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Religious Landscape in Australia Post 1945

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St Mary's Cathedral College HSC Course Studies of Religion II Research Assignment: Religious Landscape in Australia Post 1945 The religious landscape in Australia is diverse and changing. Many aspects of this landscape have changed since 1945 through to the present, some of these include: denominational switching, the rise of new age religions and secularism. In addition to this, the notion of non-religion has been a growing reality for many Australians; this can be explored through an observation of humanism. Each of these aspects has helped to shape Australia's present religious landscape. Denominational switching is a phenomenon that has occurred largely in the Christian religious tradition. It involves people (usually young people) moving to another denomination under the same umbrella of a single religious tradition (for example, a Catholic believer joining the Assemblies of God). 'Switchers' usually move over to more modern, Pentecostal denominations, such as Hillsong (an Australian branch of Assemblies of God). The vast majority of people that change denominations are young people between the ages of 15 and 24. This trend has increased over that last ten years, as shown in the 1996, 2001 and 2006 census data. ...read more.


In Australia, as in many other Western countries, the expression of new age religion or spirituality is personal and relatively small (in comparison to major religions) however it does offer an alternative that is being more readily sought by those dissatisfied with traditional religions. It is interesting to note that aspects of the new age have infiltrated secular society (horoscopes - astrology - for example). The rise of new age religions runs parallel to a rise in secularism. Both these facts show that Australia is becoming tired of traditional religions and that traditional religions, while still existent, are not being practiced as readily. It is because of this that Australia's religious landscape is ever changing. An important part of Australia's religious landscape is, in fact, the opposition to religion itself. The movement away from religion has led to a rise in secularism in the Australian community. Australia, as a nation and system of government, is a secular country although, like many Western countries, it holds basic Judeo-Christian values. The rise in secularism is linked with a decrease in church attendance (as indicated in the National Church Life Survey) and an increase of 'No Religion' responses in the Australian Census in the past three decades (in particular). ...read more.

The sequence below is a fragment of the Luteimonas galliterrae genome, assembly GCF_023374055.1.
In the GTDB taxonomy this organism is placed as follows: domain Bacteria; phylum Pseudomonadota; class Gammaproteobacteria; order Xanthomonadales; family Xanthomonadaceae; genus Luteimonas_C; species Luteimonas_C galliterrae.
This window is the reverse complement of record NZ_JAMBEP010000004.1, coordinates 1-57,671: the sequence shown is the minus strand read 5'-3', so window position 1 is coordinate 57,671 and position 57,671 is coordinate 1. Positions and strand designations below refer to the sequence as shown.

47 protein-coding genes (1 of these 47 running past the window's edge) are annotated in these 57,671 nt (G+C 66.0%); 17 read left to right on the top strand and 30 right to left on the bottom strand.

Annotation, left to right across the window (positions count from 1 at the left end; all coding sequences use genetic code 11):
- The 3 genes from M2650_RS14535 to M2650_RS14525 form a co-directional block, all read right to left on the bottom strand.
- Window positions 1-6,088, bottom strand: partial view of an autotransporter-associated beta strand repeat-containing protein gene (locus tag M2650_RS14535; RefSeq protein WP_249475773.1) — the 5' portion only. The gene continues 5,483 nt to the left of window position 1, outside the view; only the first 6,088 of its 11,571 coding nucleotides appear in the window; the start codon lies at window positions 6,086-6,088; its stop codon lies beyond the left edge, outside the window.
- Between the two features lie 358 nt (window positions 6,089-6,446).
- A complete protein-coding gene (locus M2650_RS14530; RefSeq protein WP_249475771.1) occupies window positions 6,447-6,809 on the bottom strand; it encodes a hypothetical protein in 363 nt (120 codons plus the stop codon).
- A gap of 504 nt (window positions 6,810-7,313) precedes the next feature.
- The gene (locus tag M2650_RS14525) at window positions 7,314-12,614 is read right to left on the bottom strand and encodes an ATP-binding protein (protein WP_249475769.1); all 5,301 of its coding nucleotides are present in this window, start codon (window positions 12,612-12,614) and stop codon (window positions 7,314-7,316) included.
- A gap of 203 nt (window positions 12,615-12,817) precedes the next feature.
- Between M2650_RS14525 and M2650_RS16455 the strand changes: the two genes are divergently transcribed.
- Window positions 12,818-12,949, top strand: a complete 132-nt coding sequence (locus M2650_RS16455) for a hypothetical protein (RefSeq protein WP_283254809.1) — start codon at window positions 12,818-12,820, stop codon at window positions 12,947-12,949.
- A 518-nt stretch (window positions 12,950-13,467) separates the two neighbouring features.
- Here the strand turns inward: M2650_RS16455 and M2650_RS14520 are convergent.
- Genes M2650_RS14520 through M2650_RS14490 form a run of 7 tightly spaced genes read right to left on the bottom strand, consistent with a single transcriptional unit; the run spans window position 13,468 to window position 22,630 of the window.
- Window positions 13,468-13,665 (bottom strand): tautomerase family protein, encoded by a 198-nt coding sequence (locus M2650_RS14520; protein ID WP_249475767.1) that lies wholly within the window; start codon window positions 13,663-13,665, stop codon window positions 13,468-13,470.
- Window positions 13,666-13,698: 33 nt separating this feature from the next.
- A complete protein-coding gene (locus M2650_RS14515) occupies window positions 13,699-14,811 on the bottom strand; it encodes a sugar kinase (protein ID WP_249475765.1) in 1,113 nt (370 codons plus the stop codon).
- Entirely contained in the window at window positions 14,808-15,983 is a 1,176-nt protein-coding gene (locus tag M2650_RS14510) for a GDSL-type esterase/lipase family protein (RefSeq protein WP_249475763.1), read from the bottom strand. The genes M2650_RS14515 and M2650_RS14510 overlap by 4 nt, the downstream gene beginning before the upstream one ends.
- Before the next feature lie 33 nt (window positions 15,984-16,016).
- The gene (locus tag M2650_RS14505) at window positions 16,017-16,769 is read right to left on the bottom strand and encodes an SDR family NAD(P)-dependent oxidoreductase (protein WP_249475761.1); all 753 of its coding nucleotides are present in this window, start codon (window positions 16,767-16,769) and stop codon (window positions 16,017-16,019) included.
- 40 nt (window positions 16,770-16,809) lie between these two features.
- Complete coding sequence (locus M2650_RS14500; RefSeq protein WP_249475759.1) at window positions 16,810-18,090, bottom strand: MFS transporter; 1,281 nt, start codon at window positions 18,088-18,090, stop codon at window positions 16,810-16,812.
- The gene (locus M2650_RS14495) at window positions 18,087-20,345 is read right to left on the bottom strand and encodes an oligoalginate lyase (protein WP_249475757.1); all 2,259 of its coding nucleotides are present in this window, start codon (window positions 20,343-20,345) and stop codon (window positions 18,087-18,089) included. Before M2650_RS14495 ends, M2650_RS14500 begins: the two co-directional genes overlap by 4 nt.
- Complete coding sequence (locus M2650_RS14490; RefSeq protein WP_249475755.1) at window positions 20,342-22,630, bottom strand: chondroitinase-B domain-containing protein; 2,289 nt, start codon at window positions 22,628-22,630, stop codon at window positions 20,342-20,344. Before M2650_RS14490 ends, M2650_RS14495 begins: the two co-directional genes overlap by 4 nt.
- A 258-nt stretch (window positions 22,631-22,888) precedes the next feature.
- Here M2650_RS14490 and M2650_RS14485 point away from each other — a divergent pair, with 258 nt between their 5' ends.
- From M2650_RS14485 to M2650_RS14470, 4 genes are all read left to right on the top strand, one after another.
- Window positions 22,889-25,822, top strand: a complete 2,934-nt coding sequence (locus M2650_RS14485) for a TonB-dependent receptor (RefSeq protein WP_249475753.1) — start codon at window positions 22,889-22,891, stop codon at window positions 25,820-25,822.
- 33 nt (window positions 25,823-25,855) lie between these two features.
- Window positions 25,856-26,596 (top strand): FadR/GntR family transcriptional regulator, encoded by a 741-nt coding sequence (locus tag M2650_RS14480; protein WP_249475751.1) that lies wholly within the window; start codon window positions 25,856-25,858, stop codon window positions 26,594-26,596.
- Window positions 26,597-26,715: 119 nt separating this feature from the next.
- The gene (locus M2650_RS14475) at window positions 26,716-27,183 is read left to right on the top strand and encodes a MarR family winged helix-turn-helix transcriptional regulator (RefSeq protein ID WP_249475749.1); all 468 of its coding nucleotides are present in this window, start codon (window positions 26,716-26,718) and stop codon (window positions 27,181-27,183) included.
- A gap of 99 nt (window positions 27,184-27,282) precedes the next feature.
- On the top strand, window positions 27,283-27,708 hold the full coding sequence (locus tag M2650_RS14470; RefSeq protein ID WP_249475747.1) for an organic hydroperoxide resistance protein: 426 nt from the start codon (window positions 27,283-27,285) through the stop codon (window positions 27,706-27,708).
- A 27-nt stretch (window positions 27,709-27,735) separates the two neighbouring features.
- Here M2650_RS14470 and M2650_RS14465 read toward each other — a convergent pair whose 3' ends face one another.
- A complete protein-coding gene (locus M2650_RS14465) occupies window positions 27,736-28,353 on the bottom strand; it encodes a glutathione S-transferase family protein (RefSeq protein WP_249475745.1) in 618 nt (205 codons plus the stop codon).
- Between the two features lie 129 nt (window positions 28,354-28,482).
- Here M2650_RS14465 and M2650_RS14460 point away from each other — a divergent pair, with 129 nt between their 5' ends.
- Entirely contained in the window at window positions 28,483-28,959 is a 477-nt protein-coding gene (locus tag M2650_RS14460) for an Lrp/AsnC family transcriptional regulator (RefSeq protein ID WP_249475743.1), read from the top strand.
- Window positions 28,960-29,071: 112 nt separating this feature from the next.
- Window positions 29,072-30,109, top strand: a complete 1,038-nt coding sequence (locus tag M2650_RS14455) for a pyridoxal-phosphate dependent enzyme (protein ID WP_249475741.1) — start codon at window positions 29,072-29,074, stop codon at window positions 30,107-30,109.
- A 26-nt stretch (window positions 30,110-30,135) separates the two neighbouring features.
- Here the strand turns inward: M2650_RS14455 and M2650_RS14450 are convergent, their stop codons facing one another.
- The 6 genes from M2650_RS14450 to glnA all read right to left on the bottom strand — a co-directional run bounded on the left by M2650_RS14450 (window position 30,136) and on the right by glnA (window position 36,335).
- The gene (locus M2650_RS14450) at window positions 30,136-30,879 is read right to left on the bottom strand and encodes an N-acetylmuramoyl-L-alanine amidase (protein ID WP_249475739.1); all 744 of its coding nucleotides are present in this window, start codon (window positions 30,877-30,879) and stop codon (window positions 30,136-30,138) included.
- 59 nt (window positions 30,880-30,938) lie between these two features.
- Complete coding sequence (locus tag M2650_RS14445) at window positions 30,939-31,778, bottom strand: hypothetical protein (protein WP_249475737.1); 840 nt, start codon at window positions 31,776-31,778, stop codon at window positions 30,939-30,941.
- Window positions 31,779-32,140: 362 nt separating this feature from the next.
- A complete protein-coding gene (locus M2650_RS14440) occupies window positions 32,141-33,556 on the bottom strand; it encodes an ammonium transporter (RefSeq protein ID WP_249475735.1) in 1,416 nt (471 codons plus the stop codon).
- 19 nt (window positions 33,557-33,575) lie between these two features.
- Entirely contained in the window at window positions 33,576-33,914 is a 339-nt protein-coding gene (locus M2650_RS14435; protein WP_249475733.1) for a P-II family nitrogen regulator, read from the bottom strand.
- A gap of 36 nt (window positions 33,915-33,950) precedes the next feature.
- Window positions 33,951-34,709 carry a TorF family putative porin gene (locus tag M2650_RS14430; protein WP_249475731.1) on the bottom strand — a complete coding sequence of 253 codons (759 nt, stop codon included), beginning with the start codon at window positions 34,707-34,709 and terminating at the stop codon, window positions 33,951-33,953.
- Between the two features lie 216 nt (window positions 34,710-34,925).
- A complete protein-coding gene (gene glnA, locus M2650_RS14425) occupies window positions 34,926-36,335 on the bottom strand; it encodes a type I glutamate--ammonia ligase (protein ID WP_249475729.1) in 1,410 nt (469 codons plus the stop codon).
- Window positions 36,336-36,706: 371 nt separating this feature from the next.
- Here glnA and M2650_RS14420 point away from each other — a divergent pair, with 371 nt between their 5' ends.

Scientific humanism focuses on morality and ethics as a human responsibility. Its ethics are very similar to modern Christian ethics, with an emphasis ('faith') on the progression of science and technology. In Australia, humanism has been a small presence since European settlement in 1788 (never exceeding more than a few hundred). Since the 1960s, humanism has been a more prominent presence, with the starting up of Humanist Societies in New South Wales (1960), Victoria (1961), South Australia (1962), Western Australia (1965) and Queensland (1967). In 1965, The Council Of Australian Humanist Societies (CAHS) was started, as the national head of the Member Societies (in each state). Today, the CAHS are responsible for organizing the Annual Australian Humanist Convention (where philosophy and different issues are openly discussed by humanists); writing the quarterly magazine: The Australian Humanist; awarding Australian Humanist of the Year; monitoring legislation (for human rights); promoting ethics in communities and governments and participating as a member of the International Humanist and Ethical Union. The religious landscape in Australia is ever changing and sensitive to shifts in philosophy and ideology. As the world continues to change, so will the religious landscape. Denominational switching, new age religions, secularism and humanism are all aspects of our religious (and non-religious) landscape that have changed in recent times (since 1945) and that are important in defining religion in Australia in the present day. ...read more.

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